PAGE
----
An ongoing legacy

Natya Brahma V.S Ramamoorthy Photo: Nagara Gopal  

At 90, Guru Ramamoorthy is a contented man as an artiste and teacher. What keeps him going strong today is the undefined joy of seeing his dance school ‘Sri Rama Nataka Niketan' grow by leaps and bounds under the able tutelage of his diligent daughter Manjula Ramaswamy and churn out students who in turn have become teachers and are passing on the Vazhuvoor baani of the illustrious Dandayudhapani Pillai.

“My teacher Dandayudhapani Pillai was a dance guru par excellence. My own interest in drama and later dance must have sprouted from my birthplace Vishnampettai in Thanjavur district, the belt of performing arts and culture from days immemorial. At the same time, I firmly believe that it was the divine help that turned me into a dancer and later a dance guru; or else, how do I explain why a young man with an engineering diploma got himself a job as an SDO in the military engineering services (MES), took to pursuing his passion which was diametrically opposite to his profession? Though I did not give up my job, I slowly and steadily established myself as a performer first and a teacher next, thanks to my army bosses who backed me to the hilt,” says the veteran guru going down memory lane.

He proved to be a dancer of great flexibility and moved over from stage plays to donning female roles in dance dramas. It was Sivagami Sapadam that catapulted him to instant fame. As the female lead, he bowled over the critics into admitting that he was better than any woman. Regular government transfers notwithstanding, Ramamoorthy was able to start a dance school with his daughter as his first disciple initially in Chennai and later brought it to Hyderabad under the present name. Students from all walks of life thronged his school for its dedication and discipline in maintaining the classicality of Bharatanatyam.

As a performer, he earned rave reviews that any artiste can dream of and as a teacher, his students vow by his single-minded discipline and perfection. “I'm sure that my strict and rigid teaching hurt them and they would all be cursing me under their breath,” he quips while his disciples proudly yell a big 'no' showering him with flowers.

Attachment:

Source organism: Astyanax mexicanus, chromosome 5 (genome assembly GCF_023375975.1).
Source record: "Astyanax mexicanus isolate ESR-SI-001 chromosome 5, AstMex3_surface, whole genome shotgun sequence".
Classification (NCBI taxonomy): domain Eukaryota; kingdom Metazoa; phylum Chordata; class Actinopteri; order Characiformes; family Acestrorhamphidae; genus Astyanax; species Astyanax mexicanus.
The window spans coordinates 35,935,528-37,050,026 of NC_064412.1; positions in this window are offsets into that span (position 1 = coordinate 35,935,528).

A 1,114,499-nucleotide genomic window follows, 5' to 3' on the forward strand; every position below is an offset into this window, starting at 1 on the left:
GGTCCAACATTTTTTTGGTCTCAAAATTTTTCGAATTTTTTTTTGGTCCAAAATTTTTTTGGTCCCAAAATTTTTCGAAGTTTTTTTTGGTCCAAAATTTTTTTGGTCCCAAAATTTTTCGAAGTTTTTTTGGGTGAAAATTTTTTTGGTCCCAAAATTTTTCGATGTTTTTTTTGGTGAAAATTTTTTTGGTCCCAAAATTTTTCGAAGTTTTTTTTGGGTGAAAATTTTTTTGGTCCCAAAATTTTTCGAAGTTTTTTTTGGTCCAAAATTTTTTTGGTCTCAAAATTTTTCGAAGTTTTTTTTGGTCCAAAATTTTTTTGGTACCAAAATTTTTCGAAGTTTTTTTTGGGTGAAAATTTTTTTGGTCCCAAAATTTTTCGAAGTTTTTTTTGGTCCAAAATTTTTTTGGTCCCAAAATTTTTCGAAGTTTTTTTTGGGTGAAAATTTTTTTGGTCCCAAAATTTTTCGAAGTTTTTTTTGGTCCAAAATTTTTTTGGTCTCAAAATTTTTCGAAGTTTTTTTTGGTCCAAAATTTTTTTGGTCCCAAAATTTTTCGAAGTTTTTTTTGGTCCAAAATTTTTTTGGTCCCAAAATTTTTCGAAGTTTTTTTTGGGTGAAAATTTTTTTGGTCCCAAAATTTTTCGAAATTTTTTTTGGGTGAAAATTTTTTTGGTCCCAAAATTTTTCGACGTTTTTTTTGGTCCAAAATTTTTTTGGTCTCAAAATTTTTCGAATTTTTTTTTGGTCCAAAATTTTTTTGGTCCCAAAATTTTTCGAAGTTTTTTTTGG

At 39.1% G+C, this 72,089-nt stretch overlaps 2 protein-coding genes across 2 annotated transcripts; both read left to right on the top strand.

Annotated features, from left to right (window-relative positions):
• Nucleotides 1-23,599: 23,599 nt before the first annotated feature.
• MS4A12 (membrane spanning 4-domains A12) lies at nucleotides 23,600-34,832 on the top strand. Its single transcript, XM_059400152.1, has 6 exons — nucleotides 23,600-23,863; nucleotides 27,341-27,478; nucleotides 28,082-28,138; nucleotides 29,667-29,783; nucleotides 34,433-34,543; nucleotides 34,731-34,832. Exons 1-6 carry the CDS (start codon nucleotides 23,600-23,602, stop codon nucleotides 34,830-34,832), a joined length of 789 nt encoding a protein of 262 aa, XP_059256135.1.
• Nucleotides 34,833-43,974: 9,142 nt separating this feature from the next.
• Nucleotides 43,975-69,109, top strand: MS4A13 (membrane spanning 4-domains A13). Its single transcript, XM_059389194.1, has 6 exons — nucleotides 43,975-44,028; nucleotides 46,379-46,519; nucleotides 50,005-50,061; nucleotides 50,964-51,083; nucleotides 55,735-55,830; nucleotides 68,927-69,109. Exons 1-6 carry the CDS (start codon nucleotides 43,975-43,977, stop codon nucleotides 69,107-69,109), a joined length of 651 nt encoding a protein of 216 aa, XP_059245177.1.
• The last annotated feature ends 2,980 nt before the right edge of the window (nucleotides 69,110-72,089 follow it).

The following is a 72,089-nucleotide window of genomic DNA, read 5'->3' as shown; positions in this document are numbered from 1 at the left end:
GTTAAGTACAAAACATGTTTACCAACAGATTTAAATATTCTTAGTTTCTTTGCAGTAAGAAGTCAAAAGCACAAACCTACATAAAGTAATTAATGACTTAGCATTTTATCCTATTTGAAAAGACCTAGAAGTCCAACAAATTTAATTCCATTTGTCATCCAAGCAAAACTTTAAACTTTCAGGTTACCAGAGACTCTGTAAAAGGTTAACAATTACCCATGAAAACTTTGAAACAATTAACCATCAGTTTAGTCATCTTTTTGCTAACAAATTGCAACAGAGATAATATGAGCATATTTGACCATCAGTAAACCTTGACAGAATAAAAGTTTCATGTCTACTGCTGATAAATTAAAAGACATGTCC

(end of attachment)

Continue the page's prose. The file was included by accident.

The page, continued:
A very emotional Ramamoorthy whose birthday was celebrated by a cultural organisation in the twin cities recently, says in a choked voice, “What more can I ask of life? All those little ones whom I had trained came up to me as adult teachers and performers themselves and were vying with each other to get me to remember their names and faces as I saw them ages ago. It is by the names that I recognised the once blooming buds of my dance garden. And it was with the pride of a father who has seen his daughters grow into artistic, adults running their own set of dance schools and in turn receiving the same veneration from their pupils. It was such a wonderful moment. I wished that time would freeze making for a memorable picture.”

Guru Ramamoorthy's senior disciples congregated from far and near with their students to celebrate his 91 years. A book commemorating his lifetime dedication to the art form was released on the occasion. He had created some remarkable dancers like Surupa Sen (now an Odissi performer/teacher), Sangeetha and Sushmita Paul, Gita Ganeshan, to name a few who have walked in their guru's footprints and taken dance to another generation. His daughter Manjula too is a full-time director-guru of Sri Rama Nataka Niketan which is now known for its perfect mythological ballets, innovative opening karmas both within the state and outside. The disciples are sought after for the inaugural of prestigious cultural events across the country. Ramamoorthy has not only passed the mantle to Manjula, he is overwhelmed to see his granddaughter learn and teach dance in his style and his great grand daughter perform under the aegis of his cherished school.

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Printable version | Oct 19, 2021 6:33:20 PM |

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